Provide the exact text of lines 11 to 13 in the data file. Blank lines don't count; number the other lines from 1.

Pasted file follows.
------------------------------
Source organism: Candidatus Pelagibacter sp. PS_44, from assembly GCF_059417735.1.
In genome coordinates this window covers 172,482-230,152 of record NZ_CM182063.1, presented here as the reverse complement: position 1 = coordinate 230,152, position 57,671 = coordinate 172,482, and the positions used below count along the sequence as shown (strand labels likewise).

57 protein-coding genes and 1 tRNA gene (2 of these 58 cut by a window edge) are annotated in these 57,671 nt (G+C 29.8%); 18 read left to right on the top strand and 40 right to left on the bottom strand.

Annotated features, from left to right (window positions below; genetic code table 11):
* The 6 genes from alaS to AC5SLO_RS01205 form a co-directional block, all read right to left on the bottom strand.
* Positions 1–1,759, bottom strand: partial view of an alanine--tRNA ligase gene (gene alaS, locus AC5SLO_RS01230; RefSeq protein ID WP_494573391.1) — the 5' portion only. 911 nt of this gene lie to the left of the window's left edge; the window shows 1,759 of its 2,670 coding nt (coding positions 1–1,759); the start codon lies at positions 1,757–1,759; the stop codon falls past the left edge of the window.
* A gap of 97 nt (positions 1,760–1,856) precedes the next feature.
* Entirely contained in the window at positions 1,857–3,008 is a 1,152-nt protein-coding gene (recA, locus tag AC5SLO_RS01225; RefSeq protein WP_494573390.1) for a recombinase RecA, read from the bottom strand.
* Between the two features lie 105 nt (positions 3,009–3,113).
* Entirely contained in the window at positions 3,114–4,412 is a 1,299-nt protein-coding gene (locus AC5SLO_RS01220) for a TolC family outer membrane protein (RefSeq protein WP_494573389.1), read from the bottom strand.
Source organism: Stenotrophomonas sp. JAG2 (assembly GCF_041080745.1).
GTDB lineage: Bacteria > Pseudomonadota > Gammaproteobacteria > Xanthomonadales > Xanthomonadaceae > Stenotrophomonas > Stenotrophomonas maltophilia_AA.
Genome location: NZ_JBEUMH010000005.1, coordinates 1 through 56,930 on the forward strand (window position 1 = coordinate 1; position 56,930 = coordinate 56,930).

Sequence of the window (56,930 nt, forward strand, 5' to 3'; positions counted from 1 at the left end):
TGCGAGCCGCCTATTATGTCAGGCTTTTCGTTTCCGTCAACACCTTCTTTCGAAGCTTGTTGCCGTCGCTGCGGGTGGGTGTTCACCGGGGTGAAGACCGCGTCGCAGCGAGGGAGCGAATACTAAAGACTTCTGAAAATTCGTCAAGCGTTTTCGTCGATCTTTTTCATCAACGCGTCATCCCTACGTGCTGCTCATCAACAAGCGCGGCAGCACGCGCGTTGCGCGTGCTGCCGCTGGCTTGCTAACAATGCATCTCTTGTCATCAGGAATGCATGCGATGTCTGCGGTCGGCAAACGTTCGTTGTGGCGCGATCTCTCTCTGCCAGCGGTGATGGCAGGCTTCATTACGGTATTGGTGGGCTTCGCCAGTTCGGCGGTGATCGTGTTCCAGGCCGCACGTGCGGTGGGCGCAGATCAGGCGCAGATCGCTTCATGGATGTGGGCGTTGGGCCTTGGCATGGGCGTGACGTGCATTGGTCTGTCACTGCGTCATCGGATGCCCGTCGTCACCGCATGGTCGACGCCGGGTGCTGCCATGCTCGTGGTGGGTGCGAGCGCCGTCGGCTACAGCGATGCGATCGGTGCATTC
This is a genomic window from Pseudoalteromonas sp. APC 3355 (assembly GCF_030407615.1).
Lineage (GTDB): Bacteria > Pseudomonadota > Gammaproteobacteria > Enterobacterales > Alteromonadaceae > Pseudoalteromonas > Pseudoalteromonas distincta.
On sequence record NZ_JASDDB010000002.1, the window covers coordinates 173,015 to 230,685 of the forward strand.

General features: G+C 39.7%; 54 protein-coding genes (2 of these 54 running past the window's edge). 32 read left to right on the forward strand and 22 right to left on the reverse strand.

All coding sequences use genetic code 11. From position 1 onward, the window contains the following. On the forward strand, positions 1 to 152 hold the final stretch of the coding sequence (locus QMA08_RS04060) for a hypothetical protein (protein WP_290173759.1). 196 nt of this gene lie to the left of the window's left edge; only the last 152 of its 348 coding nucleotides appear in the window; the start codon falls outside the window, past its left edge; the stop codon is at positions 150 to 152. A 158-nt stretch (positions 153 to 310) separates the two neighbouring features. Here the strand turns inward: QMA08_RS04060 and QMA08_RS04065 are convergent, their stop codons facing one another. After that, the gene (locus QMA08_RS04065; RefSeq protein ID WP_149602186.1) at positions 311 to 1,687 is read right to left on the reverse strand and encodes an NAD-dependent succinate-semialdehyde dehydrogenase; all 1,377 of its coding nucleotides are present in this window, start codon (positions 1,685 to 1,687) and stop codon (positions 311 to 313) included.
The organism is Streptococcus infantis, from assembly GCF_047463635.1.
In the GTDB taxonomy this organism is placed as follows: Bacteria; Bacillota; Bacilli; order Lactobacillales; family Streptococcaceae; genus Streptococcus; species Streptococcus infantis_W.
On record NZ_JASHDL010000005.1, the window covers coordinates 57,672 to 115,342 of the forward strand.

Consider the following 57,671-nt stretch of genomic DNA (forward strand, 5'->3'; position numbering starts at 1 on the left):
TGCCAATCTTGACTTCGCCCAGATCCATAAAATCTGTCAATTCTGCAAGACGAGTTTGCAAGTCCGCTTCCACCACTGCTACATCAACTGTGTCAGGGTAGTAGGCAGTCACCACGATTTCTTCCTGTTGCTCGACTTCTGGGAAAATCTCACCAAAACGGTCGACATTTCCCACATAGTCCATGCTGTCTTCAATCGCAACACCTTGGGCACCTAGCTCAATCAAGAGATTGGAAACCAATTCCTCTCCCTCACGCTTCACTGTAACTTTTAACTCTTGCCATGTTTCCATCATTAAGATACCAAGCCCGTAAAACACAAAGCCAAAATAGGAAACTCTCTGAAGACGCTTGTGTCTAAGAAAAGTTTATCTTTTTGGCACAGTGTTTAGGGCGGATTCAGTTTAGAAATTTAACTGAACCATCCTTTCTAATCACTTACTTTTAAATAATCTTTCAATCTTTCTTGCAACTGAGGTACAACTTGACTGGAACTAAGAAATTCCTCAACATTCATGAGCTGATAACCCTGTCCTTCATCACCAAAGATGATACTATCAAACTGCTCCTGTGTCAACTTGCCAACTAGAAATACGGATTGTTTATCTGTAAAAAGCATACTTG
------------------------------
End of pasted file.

Source organism: Stenotrophomonas sp. JAG2 (assembly GCF_041080745.1).
GTDB lineage: Bacteria > Pseudomonadota > Gammaproteobacteria > Xanthomonadales > Xanthomonadaceae > Stenotrophomonas > Stenotrophomonas maltophilia_AA.
Genome location: NZ_JBEUMH010000005.1, coordinates 1 through 56,930 on the forward strand (window position 1 = coordinate 1; position 56,930 = coordinate 56,930).